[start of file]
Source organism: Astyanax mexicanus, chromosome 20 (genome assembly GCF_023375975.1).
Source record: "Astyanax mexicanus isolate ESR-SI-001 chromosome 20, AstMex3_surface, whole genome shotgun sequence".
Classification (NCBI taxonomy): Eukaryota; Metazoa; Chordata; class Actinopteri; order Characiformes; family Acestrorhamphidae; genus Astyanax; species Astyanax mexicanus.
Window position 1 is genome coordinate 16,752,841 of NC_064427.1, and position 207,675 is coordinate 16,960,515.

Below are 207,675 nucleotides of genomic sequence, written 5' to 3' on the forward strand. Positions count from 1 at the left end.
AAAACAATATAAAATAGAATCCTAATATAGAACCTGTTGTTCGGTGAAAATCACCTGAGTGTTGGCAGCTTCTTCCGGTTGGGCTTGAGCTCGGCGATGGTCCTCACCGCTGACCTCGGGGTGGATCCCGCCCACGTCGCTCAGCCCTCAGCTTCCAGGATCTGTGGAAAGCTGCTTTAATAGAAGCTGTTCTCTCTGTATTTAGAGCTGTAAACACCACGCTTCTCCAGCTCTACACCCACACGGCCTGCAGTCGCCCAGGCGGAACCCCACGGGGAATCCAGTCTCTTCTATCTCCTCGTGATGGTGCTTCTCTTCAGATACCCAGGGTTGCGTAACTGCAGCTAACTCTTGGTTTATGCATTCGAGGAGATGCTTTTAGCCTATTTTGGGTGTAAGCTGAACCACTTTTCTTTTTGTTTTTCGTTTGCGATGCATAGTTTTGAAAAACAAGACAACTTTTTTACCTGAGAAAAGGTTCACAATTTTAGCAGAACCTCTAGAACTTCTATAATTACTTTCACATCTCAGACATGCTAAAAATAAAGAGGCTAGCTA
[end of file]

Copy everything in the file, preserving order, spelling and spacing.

Source organism: Astyanax mexicanus, chromosome 20 (genome assembly GCF_023375975.1).
Source record: "Astyanax mexicanus isolate ESR-SI-001 chromosome 20, AstMex3_surface, whole genome shotgun sequence".
Classification (NCBI taxonomy): Eukaryota; Metazoa; Chordata; class Actinopteri; order Characiformes; family Acestrorhamphidae; genus Astyanax; species Astyanax mexicanus.
Window position 1 is genome coordinate 16,752,841 of NC_064427.1, and position 207,675 is coordinate 16,960,515.

Below are 207,675 nucleotides of genomic sequence, written 5' to 3' on the forward strand. Positions count from 1 at the left end.
AAAACAATATAAAATAGAATCCTAATATAGAACCTGTTGTTCGGTGAAAATCACCTGAGTGTTGGCAGCTTCTTCCGGTTGGGCTTGAGCTCGGCGATGGTCCTCACCGCTGACCTCGGGGTGGATCCCGCCCACGTCGCTCAGCCCTCAGCTTCCAGGATCTGTGGAAAGCTGCTTTAATAGAAGCTGTTCTCTCTGTATTTAGAGCTGTAAACACCACGCTTCTCCAGCTCTACACCCACACGGCCTGCAGTCGCCCAGGCGGAACCCCACGGGGAATCCAGTCTCTTCTATCTCCTCGTGATGGTGCTTCTCTTCAGATACCCAGGGTTGCGTAACTGCAGCTAACTCTTGGTTTATGCATTCGAGGAGATGCTTTTAGCCTATTTTGGGTGTAAGCTGAACCACTTTTCTTTTTGTTTTTCGTTTGCGATGCATAGTTTTGAAAAACAAGACAACTTTTTTACCTGAGAAAAGGTTCACAATTTTAGCAGAACCTCTAGAACTTCTATAATTACTTTCACATCTCAGACATGCTAAAAATAAAGAGGCTAGCTA